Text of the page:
President Nancy Gray and Board of Trustees Chair Judy Lambeth ’73 discuss Hollins’ 175th anniversary and how the university is ready fiscally and academically to meet the present and future challenges in higher learning in this profile from the February 2017 issue of Virginia Business magazine.

(Correction: The article states that Lambeth led the search for a new president. In fact, the presidential search committee was chaired by Linda Lorimer ’74 and Lambeth served on the committee.)

 

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Hollins Appoints Special Advisor on Inclusivity and Diversity

Hollins University has named Idella Goodson Glenn as Special Advisor on Inclusivity and Diversity. She will have oversight of and coordinate all inclusivity and diversity activities and programs at the university.

A collaborative leader with 25 years of higher education experience, the last 20 years focused on leading diversity and inclusion initiatives, Glenn comes to Hollins from Virginia Commonwealth University, where she was director for diversity education and retention initiatives. While at VCU, she created diversity and inclusion education sessions; facilitated relationships among 13 colleges/schools on two campuses to maximize diversity and inclusion efforts; and was part of the core leadership team for the Institute on Inclusive Teaching.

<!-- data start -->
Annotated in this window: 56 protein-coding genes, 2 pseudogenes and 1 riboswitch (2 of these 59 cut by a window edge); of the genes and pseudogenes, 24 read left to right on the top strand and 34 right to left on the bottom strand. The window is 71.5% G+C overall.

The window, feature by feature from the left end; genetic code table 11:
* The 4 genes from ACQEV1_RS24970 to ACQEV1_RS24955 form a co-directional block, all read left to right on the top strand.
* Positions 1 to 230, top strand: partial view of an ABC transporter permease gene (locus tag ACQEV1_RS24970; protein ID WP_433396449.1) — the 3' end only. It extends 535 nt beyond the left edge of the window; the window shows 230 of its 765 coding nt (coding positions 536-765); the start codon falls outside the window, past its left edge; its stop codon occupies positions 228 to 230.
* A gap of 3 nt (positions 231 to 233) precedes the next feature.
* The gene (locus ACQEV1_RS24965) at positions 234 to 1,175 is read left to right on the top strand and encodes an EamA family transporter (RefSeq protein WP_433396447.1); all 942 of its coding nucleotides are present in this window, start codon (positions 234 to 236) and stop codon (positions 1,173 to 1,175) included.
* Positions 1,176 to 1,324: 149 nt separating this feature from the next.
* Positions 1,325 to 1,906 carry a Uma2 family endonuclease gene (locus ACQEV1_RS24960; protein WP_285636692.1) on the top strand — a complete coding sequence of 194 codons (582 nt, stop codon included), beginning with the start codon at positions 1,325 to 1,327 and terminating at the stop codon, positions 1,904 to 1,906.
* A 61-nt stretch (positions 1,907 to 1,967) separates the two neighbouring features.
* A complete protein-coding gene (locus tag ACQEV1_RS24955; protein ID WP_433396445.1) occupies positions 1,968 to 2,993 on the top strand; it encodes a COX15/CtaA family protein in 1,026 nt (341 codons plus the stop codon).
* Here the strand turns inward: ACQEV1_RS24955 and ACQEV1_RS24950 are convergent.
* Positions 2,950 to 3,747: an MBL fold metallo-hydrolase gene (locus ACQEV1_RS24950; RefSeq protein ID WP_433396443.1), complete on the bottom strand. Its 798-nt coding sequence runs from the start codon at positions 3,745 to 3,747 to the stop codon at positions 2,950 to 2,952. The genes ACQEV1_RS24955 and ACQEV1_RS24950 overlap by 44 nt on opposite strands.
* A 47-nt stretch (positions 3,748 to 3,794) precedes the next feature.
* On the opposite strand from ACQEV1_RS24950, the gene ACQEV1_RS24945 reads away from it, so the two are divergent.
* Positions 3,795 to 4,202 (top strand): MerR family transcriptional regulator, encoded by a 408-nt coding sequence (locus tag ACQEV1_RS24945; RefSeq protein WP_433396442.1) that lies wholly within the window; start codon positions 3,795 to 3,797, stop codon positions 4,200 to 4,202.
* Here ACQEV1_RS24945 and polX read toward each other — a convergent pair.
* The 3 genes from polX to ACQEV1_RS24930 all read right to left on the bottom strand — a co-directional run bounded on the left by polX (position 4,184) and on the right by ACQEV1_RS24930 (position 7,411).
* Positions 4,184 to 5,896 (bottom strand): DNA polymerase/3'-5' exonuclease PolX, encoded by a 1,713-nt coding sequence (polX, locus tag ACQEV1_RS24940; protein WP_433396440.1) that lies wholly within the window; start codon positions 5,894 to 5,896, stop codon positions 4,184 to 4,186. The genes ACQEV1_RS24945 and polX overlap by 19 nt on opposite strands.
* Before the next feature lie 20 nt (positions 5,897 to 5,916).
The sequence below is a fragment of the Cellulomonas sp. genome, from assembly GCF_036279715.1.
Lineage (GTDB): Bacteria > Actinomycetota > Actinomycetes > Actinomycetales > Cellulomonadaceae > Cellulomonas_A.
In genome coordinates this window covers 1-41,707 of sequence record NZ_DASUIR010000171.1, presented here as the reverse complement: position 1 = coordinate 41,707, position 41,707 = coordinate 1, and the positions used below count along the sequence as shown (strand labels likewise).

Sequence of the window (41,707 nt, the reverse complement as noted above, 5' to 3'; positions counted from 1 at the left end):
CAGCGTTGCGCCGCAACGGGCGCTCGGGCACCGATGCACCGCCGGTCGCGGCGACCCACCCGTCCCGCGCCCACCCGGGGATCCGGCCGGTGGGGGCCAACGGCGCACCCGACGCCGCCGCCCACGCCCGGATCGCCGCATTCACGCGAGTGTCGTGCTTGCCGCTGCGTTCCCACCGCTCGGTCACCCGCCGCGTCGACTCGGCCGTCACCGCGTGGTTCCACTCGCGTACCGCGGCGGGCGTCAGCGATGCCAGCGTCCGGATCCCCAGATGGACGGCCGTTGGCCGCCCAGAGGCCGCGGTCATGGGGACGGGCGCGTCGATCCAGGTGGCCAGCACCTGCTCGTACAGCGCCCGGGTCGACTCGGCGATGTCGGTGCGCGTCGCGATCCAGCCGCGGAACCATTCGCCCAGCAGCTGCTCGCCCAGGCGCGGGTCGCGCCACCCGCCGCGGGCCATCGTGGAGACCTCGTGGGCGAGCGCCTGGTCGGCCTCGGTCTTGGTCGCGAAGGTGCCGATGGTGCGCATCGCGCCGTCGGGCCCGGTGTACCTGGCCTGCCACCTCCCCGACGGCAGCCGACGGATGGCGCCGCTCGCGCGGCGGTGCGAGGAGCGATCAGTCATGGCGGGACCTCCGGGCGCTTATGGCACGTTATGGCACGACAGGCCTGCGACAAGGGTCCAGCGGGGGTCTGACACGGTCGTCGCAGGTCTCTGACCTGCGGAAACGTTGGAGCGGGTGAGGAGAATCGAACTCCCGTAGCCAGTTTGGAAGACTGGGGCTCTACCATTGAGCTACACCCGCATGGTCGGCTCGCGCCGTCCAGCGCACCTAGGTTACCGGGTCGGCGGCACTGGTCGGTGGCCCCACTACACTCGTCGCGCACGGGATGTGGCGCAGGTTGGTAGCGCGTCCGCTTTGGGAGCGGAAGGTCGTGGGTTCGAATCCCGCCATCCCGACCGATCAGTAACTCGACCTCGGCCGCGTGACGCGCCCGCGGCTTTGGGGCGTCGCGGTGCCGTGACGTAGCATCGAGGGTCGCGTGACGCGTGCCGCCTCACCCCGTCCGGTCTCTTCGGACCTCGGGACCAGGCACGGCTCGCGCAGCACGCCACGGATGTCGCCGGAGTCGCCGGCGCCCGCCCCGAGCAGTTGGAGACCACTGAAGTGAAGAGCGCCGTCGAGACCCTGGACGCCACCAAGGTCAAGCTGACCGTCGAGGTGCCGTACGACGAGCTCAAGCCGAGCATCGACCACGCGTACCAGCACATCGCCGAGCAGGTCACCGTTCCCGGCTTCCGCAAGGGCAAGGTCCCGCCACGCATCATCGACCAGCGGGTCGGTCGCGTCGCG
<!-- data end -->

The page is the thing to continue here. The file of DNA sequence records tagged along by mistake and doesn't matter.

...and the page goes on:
Prior to joining VCU, Glenn served in a number of roles during 18 years at Furman University, including assistant vice president for student development and director of diversity and inclusion; assistant dean for diversity and inclusion; and director of multicultural affairs. She was an effective liaison between multicultural and international students and the university’s faculty, staff, and administration, and developed an ongoing educational awareness program to sensitize the campus community regarding multicultural issues.

Glenn holds a B.S. from Furman and completed her M.Ed. in higher educational administration at the University of South Carolina. She earned her Ph.D. in educational leadership at Clemson University. In 2005, the Southern Association of College Student Affairs presented her the Bobby E. Leach Award for significant contribution to the development of multicultural relations on campus. The following year, Furman honored her with the Chiles-Harrill Award in recognition of exemplary concern and exceptional caring for undergraduate students. Last August, she received the James Curtis Harkness Foundation Community Award.

Glenn is a member of the board of directors at the National Coalition Building Institute and a senior leader for their campus programs. She also serves on the National Advisory Council for the National Conference on Race and Ethnicity.